Saturday, 10 May 2014

HANNIBAL, 2.11 - 'Kō No Mono'

Saturday, 10 May 2014

written by Jeff Vlaming, Andy Black & Bryan Fuller | directed by David Slade

I will admit, there was a long period in the middle of "Kō No Mono" where I was doubting the creative direction of this season, regarding the apparent transformation of Will Graham (Hugh Dancy) into the protege of Hannibal Lecter (Mads Mikkelsen). Deep down I suspected his murder of Freddie Lounds (Lara Jean Chorostecki) wasn't everything it appeared to be, but a few things made me doubt myself. The first was dumb in retrospect (Will "playing a role" for the benefit of nobody but the viewers at home when he captured Freddie), and the second much cleverer (this episode's late reveal that the entire BAU team are involved in Will's deception, as a means to catch Lecter).

However, I'm not entirely convinced by how quickly Will's arc has progressed this year. He's become Lecter's friend and partner-in-crime rather too fast, having only just been freed from the Baltimore asylum. This is clearly an issue with the fact Hannibal only has 13 episodes to play with every season, and a rare instance when a traditional network run might have allowed for Will's chance of heart to feel more plausible. However, I guess if you were in Lecter's position the evidence seems more persuasive—as Will did kill Randal Tier (in self defence), they ate him together, and dental records show that Freddie Lounds was incinerated while strapped to a runaway wheelchair (a direct lift from how the character was killed in Thomas Harris's novel Red Dragon).

I wasn't expecting Margot Verger (Katharine Isabelle) to become pregnant with Will's child, so that worked much better for me as surprises go. It was indeed a cool loophole for the fact her father's Last Will & Testament stresses the family business can only pass down through a male bloodline, and it was enjoyable to see the sadistic Mason (Michael Pitt) on the back-foot momentarily. He also had first therapy session with Lecter, and it was amusing to see Lecter struggle to hide his contempt for the man—whose entire personality is the opposite of his own. Mason's mainly interested in killing children (although the show is reticent about showing of that, so far), so at the moment it's his wealth that makes him a danger. He's the kind of person who can arrange for his sister to be involved in a "car accident", so he can have a private medical team give her a hysterectomy. (This in itself was a very uncomfortable scene to watch; as it's both a common nightmare to undergo surgery against your will, but also a particularly invasive process for any woman to experience.) The show now has a villain I'm rather keen for Lecter to kill and eat—although my guess is the show will largely follow the path Mason's character had travelled when he was first introduced in Thomas Harris's Hannibal novel.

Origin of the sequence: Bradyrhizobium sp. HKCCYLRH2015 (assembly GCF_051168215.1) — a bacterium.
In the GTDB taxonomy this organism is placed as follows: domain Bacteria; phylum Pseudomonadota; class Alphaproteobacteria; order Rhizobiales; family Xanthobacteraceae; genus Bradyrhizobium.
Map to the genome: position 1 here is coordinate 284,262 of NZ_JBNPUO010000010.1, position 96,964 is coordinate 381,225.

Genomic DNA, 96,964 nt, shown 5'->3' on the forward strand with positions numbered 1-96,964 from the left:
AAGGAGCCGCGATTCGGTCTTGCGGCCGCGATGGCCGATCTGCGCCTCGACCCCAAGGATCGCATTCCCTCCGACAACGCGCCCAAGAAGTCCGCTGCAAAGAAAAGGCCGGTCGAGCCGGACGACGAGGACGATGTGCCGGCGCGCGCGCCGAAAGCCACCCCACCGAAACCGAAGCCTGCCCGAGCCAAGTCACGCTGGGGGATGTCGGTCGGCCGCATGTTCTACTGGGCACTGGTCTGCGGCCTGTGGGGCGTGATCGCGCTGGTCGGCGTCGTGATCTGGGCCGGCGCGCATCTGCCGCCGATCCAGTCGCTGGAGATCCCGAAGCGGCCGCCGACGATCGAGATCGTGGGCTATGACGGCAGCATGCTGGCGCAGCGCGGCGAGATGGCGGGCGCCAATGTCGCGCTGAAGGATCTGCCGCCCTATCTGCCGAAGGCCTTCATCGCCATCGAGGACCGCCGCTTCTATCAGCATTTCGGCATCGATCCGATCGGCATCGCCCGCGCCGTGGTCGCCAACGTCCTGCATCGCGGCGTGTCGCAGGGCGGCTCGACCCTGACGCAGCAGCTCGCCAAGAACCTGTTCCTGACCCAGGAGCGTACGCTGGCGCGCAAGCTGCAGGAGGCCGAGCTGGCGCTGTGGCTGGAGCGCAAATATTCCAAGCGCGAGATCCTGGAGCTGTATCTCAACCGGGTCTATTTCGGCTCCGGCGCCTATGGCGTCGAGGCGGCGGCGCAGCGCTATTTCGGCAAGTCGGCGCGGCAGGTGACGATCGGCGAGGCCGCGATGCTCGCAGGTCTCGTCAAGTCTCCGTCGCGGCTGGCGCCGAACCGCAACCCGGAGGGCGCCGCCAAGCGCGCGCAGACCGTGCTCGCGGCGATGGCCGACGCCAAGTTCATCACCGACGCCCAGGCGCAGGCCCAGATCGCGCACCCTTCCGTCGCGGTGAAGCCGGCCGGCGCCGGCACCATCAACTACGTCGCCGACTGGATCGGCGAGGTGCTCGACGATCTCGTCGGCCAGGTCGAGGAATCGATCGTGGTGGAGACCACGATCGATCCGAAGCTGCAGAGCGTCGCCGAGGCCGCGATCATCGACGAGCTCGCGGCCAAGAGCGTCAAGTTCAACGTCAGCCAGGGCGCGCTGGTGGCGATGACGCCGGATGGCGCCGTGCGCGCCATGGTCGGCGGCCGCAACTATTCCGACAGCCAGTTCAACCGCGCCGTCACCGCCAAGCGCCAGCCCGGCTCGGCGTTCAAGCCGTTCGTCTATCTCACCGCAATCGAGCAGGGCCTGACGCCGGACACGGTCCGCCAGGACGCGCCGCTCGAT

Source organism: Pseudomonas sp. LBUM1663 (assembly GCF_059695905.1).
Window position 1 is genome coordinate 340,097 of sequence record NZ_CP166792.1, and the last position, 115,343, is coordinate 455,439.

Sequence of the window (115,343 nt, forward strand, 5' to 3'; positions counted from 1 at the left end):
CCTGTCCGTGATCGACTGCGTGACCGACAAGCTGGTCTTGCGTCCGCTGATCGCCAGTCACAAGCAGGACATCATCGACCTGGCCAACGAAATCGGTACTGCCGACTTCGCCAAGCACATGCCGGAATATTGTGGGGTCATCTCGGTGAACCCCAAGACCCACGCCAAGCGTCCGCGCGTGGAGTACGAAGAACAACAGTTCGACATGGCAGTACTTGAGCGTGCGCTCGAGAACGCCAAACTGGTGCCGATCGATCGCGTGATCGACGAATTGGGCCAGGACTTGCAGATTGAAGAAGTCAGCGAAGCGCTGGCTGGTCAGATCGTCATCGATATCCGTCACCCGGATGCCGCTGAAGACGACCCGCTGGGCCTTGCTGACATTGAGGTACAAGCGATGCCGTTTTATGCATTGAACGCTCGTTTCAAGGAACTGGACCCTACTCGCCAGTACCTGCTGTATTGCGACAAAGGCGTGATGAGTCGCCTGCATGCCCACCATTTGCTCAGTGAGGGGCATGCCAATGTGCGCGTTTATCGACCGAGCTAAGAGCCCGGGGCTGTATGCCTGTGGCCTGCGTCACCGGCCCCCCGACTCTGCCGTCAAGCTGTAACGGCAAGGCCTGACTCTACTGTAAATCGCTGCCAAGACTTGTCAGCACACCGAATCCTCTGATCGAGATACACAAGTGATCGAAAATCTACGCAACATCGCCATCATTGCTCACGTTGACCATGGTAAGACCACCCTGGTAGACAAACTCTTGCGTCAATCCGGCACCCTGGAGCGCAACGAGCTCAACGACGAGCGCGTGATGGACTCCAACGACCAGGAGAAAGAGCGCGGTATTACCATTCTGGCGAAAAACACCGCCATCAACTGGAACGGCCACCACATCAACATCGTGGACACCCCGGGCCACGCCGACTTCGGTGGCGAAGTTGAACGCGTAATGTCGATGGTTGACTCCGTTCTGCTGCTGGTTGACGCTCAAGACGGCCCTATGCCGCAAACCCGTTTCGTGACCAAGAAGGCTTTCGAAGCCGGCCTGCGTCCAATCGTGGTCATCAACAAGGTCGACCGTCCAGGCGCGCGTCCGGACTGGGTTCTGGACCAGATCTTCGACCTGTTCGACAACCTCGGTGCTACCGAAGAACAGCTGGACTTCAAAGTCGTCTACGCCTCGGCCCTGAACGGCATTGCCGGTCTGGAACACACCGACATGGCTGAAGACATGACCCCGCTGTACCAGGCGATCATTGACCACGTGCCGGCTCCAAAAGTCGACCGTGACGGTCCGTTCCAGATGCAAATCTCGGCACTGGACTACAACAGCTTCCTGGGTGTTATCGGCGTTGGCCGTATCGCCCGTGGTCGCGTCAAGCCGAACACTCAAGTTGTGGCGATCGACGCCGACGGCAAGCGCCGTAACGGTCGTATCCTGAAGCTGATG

The stuff with Will becoming both destroyer and creator (as fledgling killer and impending father) was a pretty obvious parallel to draw, so I wasn't too enthralled by the script hitting that point home so often. And, as hauntingly beautiful as they are, did the opening shot of Will being "born" from the feathered-stag really have to exist? This season's really gone to town with the imagery of the stag or the Lecter-with-antlers, and there's a feeling it's beginning to lose its impact. Less is more.

Overall, as ante-penultimate episodes go "Kō No Mono" felt like it was teeing things up very nicely for the final two episodes. We now know that Will and Jack (Laurence Fishburne) are working together, laying a trap for Lecter, and now Freddie and Alana (Catherine Dhavernas) are in the loop. And it sounds like Will has put Mason on the tail of Lecter, implying he was the father of Margot's unborn child, so things are definitely hotting up. Of course, it does mean I'm less concerned about the fate of Jack after that fight with Lecter we know is coming. He may have been sent scurrying into a wine cellar with a spurting neck wound, but we now know he probably has backup.

  • If you haven't already read, NBC have renewed the show for a third season. Thanks to the unique way it's funded, basically.
  • This episodes marks the return of David Slade (Hardy Candy) behind the camera, who directed the pilot and a few season 1 episodes. As the man who set the tone and style of the show, you could tell the originator of Hannibal's look was in control. There were several fantastic shots and moments, like the reverse-photography on the shattering teacup.
9 May 2014 | NBC